Abstract BackgroundChronic kidney disease (CKD) has a high prevalence in pregnancy. In a period of cost constraints, there is the need for identification of the risk pattern and for follow-up.MethodsPatients were staged according to K-DOQI guidelines. The analysis was prospective, January 2000-June 2011. Two hundred and forty-nine pregnancies were observed in 225 CKD patients; 176 singleton deliveries were recorded. The largest group encompasses stage 1 CKD patients, with normal renal function, in which 127 singleton deliveries were recorded. No hard outcomes occurred (death; dialysis); therefore, surrogate outcomes were analysed [caesarean section, prematurity, need for neonatal intensive care unit (NICU)]. Stage 1 patients were compared with normal controls (267 low-risk pregnancies followed in the same setting) and with patients with CKD stages 2-4 (49 singleton deliveries); two referral patterns were also analysed (known diagnoses; new diagnoses).ResultsThe risk for adverse pregnancy rises significantly in stage 1 CKD, when compared with controls: odds ratios were caesarean section 2.73 (1.72-4.33); preterm delivery 8.50 (4.11-17.57); NICU 16.10 (4.42-58.66). The risks rise in later stages. There is a high prevalence of new CKD diagnosis (overall: 38.6%; stage 1: 43.3%); no significant outcome difference was found across the referral patterns. Hypertension and proteinuria are confirmed as independent risk factors.ConclusionsCKD is a risk factor in pregnancy; all patients should be followed within dedicated programmes from stage 1. There is need for dedicated interventions and educational programmes for maximizing the diagnostic and therapeutic potentials in early CKD stages.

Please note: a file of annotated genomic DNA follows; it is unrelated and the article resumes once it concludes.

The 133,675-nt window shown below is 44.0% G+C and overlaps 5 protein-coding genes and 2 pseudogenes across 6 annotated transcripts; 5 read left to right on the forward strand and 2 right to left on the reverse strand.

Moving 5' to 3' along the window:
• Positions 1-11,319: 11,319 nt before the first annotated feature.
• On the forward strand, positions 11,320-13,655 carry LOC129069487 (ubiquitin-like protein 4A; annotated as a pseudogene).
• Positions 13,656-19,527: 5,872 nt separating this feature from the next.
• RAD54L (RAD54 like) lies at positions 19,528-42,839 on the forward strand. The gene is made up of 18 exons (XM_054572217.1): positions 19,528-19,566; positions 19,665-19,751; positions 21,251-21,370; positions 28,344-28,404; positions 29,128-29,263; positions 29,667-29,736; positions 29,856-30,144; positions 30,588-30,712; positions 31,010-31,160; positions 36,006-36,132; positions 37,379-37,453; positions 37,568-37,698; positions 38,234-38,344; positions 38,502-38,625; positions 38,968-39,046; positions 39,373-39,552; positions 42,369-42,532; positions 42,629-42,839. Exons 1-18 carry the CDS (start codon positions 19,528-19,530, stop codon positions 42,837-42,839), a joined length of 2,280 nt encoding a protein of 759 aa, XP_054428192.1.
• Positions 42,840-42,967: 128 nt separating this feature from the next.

File in questo prodotto:
Non ci sono file associati a questo prodotto.